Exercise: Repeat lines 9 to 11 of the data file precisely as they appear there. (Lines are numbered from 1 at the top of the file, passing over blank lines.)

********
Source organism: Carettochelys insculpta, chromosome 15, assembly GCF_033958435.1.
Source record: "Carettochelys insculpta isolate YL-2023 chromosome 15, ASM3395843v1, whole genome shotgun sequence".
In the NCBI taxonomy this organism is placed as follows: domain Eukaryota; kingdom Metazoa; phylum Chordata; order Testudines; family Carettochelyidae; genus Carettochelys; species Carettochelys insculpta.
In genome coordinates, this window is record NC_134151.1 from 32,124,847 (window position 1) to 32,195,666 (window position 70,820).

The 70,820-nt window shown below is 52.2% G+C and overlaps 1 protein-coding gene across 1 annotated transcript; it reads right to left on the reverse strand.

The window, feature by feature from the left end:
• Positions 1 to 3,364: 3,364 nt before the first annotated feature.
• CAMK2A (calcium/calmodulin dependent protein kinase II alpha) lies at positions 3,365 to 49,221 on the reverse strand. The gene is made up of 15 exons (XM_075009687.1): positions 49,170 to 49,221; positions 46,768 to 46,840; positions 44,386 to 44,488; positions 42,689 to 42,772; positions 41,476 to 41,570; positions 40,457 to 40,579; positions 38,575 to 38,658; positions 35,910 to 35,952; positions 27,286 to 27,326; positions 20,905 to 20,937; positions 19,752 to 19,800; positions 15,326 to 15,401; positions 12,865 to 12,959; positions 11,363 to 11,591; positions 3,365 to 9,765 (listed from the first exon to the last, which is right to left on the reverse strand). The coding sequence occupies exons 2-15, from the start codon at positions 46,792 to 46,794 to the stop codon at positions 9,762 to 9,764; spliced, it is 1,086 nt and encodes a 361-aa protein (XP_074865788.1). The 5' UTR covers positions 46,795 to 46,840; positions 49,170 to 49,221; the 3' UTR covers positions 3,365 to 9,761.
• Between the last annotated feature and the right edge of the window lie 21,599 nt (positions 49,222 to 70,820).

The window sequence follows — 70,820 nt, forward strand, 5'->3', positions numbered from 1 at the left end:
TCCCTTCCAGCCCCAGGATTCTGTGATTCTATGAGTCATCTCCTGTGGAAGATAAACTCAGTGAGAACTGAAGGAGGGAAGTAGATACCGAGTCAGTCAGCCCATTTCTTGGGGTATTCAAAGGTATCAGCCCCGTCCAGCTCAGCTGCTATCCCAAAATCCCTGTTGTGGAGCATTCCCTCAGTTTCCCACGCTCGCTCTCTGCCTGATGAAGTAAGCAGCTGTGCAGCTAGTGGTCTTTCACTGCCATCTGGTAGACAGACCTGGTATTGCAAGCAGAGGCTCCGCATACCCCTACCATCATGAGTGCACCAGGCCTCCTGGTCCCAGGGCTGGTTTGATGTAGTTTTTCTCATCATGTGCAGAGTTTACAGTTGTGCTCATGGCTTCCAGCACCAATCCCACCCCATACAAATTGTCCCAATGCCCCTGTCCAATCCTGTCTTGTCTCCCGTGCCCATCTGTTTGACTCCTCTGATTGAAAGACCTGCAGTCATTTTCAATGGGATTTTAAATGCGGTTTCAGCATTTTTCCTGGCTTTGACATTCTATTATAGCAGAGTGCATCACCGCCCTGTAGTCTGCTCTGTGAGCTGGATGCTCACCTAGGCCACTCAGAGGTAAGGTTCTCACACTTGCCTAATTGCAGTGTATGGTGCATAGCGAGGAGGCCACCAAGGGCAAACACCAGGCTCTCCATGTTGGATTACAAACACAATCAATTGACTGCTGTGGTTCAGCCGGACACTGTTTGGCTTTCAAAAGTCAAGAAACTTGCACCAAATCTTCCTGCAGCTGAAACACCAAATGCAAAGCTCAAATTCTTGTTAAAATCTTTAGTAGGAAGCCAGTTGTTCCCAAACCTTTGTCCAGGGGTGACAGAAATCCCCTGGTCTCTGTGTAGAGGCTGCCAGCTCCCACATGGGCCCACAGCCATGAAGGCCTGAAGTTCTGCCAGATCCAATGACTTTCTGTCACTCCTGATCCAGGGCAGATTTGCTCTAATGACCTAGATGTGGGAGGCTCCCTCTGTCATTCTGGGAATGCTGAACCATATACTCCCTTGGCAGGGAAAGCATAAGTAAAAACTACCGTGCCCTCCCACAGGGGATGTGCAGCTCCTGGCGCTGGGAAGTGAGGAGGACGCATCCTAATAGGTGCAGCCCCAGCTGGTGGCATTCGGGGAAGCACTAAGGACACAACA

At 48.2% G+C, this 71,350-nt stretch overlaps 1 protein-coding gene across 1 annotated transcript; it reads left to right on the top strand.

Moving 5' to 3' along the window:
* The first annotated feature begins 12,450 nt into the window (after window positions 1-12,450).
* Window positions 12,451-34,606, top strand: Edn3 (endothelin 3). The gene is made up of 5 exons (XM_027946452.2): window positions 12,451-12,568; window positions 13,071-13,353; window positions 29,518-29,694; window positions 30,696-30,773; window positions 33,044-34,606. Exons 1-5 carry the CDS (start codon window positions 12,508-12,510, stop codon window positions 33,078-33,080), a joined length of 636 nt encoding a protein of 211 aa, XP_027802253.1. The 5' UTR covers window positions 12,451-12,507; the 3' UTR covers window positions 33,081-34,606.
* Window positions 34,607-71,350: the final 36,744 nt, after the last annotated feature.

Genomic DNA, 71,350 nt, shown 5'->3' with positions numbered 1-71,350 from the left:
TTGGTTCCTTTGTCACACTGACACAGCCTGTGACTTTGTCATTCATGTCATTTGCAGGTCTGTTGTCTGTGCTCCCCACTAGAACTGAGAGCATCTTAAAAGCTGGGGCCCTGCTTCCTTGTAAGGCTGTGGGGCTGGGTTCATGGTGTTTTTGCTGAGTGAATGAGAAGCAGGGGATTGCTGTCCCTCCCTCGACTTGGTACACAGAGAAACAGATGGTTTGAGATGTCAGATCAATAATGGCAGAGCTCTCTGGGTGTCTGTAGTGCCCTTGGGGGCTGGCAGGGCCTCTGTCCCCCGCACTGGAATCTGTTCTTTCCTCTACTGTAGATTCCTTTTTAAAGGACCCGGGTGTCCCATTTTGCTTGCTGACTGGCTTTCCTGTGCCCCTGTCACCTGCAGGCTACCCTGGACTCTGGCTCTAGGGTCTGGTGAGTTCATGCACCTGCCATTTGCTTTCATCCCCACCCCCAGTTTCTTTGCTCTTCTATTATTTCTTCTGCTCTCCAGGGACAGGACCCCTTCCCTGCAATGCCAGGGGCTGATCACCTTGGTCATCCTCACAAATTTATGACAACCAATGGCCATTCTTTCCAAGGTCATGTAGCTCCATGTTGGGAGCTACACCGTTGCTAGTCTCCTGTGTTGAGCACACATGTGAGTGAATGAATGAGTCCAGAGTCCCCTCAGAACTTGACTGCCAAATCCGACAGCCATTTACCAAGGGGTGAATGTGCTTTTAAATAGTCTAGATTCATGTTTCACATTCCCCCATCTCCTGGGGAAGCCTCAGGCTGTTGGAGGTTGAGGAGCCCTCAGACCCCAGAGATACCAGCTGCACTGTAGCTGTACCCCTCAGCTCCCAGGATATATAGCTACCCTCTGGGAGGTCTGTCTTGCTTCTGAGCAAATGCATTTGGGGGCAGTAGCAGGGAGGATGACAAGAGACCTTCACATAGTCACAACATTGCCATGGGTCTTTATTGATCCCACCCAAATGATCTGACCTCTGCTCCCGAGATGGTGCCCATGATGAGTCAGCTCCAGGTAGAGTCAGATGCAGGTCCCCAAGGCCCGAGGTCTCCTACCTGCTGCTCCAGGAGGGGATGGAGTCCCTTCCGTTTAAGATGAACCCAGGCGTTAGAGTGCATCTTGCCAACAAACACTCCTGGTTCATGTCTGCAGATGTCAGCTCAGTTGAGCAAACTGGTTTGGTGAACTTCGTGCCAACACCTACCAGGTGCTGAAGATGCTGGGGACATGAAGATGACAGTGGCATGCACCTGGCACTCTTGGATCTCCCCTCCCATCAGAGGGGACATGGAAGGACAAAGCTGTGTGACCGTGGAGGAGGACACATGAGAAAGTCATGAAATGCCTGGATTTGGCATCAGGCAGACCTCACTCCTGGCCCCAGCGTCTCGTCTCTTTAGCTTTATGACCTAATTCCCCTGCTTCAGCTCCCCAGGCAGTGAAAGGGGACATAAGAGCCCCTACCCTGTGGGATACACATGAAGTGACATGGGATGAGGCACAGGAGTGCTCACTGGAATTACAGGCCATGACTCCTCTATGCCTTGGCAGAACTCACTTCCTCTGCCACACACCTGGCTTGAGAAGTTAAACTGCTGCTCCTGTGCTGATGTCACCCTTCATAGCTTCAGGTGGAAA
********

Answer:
• Between the last annotated feature and the right edge of the window lie 21,599 nt (positions 49,222 to 70,820).

The window sequence follows — 70,820 nt, forward strand, 5'->3', positions numbered from 1 at the left end:
TCCCTTCCAGCCCCAGGATTCTGTGATTCTATGAGTCATCTCCTGTGGAAGATAAACTCAGTGAGAACTGAAGGAGGGAAGTAGATACCGAGTCAGTCAGCCCATTTCTTGGGGTATTCAAAGGTATCAGCCCCGTCCAGCTCAGCTGCTATCCCAAAATCCCTGTTGTGGAGCATTCCCTCAGTTTCCCACGCTCGCTCTCTGCCTGATGAAGTAAGCAGCTGTGCAGCTAGTGGTCTTTCACTGCCATCTGGTAGACAGACCTGGTATTGCAAGCAGAGGCTCCGCATACCCCTACCATCATGAGTGCACCAGGCCTCCTGGTCCCAGGGCTGGTTTGATGTAGTTTTTCTCATCATGTGCAGAGTTTACAGTTGTGCTCATGGCTTCCAGCACCAATCCCACCCCATACAAATTGTCCCAATGCCCCTGTCCAATCCTGTCTTGTCTCCCGTGCCCATCTGTTTGACTCCTCTGATTGAAAGACCTGCAGTCATTTTCAATGGGATTTTAAATGCGGTTTCAGCATTTTTCCTGGCTTTGACATTCTATTATAGCAGAGTGCATCACCGCCCTGTAGTCTGCTCTGTGAGCTGGATGCTCACCTAGGCCACTCAGAGGTAAGGTTCTCACACTTGCCTAATTGCAGTGTATGGTGCATAGCGAGGAGGCCACCAAGGGCAAACACCAGGCTCTCCATGTTGGATTACAAACACAATCAATTGACTGCTGTGGTTCAGCCGGACACTGTTTGGCTTTCAAAAGTCAAGAAACTTGCACCAAATCTTCCTGCAGCTGAAACACCAAATGCAAAGCTCAAATTCTTGTTAAAATCTTTAGTAGGAAGCCAGTTGTTCCCAAACCTTTGTCCAGGGGTGACAGAAATCCCCTGGTCTCTGTGTAGAGGCTGCCAGCTCCCACATGGGCCCACAGCCATGAAGGCCTGAAGTTCTGCCAGATCCAATGACTTTCTGTCACTCCTGATCCAGGGCAGATTTGCTCTAATGACCTAGATGTGGGAGGCTCCCTCTGTCATTCTGGGAATGCTGAACCATATACTCCCTTGGCAGGGAAAGCATAAGTAAAAACTACCGTGCCCTCCCACAGGGGATGTGCAGCTCCTGGCGCTGGGAAGTGAGGAGGACGCATCCTAATAGGTGCAGCCCCAGCTGGTGGCATTCGGGGAAGCACTAAGGACACAACA